The thing I found most surprising when I started comparing cars: there are almost no affordable options for 200+ mile range in a sedan, coupe, or hatchback. As far as I can tell, there’s just the Chevy Bolt or the Tesla Model 3. I understand that bigger batteries give better range, but I’m stunned that more manufacturers haven’t gone the ID.3 route, and that Volkswagen hasn’t made the ID.3 available in the US. The explanation was “Americans want SUVs.” I can’t tell if that’s a real thing or just a self-fulfilling prophecy.

This News Will Throw This Car Into Chaos!

An update on the search for an electric car, with the surprising introduction of a new contender.

(For the record: the title of this post is a reference to Randy Candy’s part in this Saturday Night Live sketch, which I disappointingly found out recently was actual product placement).

When last we checked into my car search, I’d decided to forget the fun mid-life crisis convertible I’d been coveting, in favor of something that felt more environmentally responsible. I’ve been reading articles and watching tons of videos about the current state of electric vehicles, and I’ve been getting myself comfortable with the idea of a crossover SUV, since that’s apparently the body style America has declared it wants.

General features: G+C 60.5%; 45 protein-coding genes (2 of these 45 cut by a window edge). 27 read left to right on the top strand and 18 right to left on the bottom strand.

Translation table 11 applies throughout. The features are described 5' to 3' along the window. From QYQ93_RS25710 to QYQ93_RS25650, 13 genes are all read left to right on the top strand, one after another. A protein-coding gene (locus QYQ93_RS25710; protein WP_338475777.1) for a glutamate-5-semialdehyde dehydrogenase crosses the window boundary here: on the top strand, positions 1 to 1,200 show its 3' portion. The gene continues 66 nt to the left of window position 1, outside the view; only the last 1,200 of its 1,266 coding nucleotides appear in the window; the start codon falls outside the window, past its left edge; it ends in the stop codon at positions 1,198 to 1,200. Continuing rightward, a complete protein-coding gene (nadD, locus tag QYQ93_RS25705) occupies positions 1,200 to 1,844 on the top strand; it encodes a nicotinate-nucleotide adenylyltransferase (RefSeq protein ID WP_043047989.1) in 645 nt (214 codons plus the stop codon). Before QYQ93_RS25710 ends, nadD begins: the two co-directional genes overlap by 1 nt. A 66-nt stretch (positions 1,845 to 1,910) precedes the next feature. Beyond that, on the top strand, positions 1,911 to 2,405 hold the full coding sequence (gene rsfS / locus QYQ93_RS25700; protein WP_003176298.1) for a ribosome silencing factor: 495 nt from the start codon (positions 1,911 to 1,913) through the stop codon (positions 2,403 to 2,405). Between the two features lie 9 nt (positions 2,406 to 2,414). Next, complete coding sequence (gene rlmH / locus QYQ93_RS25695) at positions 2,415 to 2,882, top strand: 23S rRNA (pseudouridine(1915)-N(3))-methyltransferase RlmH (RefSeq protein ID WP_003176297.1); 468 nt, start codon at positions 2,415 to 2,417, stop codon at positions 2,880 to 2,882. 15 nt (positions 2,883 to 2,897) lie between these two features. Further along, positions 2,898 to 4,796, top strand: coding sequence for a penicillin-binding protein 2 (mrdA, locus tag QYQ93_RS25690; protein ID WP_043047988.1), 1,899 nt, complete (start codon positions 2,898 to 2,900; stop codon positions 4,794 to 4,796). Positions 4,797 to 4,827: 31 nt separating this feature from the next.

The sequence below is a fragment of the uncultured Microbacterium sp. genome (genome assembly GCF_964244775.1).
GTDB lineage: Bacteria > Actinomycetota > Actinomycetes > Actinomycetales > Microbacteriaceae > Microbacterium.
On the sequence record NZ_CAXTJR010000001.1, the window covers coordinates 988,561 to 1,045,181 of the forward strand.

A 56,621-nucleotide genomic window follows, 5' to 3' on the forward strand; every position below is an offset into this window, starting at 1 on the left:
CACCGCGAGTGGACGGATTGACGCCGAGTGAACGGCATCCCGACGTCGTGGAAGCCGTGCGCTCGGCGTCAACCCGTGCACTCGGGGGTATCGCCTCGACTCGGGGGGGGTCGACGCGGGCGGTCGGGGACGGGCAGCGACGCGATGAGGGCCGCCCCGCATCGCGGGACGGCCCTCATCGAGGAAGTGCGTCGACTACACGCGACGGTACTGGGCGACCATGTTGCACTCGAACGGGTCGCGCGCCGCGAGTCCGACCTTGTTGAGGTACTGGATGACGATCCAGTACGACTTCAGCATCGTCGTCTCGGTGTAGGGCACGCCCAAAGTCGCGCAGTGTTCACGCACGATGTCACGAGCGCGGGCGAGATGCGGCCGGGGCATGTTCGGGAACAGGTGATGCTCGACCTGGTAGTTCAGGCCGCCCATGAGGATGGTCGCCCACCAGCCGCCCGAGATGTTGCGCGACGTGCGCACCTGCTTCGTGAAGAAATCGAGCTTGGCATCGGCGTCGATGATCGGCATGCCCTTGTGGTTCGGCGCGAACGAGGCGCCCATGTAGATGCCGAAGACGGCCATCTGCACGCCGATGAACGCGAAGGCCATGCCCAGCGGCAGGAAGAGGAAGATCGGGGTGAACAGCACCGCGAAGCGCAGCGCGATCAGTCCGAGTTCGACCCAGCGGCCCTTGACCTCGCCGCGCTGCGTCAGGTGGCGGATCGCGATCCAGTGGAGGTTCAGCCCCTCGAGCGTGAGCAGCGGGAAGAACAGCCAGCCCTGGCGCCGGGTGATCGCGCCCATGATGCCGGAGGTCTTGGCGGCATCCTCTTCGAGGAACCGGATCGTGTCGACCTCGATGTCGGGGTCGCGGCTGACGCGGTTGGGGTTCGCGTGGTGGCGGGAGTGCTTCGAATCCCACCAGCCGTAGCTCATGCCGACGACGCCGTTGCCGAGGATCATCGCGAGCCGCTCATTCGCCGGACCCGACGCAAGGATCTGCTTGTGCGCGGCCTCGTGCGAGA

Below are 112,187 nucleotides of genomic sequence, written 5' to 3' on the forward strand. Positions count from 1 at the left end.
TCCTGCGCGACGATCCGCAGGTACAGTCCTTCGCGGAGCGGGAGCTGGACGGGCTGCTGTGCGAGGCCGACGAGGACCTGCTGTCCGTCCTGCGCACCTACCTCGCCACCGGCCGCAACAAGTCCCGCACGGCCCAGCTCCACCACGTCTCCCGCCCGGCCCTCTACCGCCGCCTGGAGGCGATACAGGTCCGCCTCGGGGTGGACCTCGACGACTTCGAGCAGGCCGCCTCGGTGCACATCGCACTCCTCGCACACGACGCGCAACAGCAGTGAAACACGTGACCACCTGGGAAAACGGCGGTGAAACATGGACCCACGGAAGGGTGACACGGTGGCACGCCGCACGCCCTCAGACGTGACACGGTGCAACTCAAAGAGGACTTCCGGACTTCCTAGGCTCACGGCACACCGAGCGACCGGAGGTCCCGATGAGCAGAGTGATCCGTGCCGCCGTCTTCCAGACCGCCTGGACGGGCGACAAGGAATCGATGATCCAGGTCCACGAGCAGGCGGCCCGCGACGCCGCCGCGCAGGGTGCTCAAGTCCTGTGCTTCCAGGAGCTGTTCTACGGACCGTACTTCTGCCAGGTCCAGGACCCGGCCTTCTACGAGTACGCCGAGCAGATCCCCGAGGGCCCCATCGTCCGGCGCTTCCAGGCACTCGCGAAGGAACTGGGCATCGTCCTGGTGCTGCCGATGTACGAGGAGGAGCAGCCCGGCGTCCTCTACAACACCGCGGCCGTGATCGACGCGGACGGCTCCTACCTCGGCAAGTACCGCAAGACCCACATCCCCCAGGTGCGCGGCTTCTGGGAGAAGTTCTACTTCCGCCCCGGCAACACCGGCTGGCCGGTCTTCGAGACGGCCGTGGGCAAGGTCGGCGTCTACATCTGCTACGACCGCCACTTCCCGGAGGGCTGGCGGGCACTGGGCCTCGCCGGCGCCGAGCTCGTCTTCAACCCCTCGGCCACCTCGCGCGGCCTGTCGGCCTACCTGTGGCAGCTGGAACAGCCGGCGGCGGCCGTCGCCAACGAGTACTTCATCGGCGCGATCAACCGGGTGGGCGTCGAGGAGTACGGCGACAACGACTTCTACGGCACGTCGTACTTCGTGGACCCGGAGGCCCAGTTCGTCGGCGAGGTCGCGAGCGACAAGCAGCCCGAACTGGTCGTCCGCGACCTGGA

So far, the front-runner has been the Volkswagen ID.4, which seems unlikely to blow anybody away, but which strikes me as comfortable. I like their tech system, I like the sunroof, I like the interior lighting, I like the estimated range, I like the “free” charging, and it seems like they’ve filled it with just enough conveniences to hit their target: a comfortable, moderately-priced electric vehicle.

It might not be “fun,” exactly, but I can at least geek out over the technology while patting myself on the back for “zero emissions.” (In quotes because I think Alex Dykes makes a reasonable argument in this video that it’s disingenuous not to include the emissions it takes to charge the car’s battery).

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I Sing the (Car) Body Electric

I’ve been thinking about electric vehicles, and I want the internet to check my work

I’m turning 50 this year,1Whether I want to or not and I had big plans for a year-long banger of a mid-life crisis. Grow a wiry, dingy-graying ponytail. Get more age-inappropriate earrings. Pick up a new, ridiculous hobby. And pointedly: get a convertible.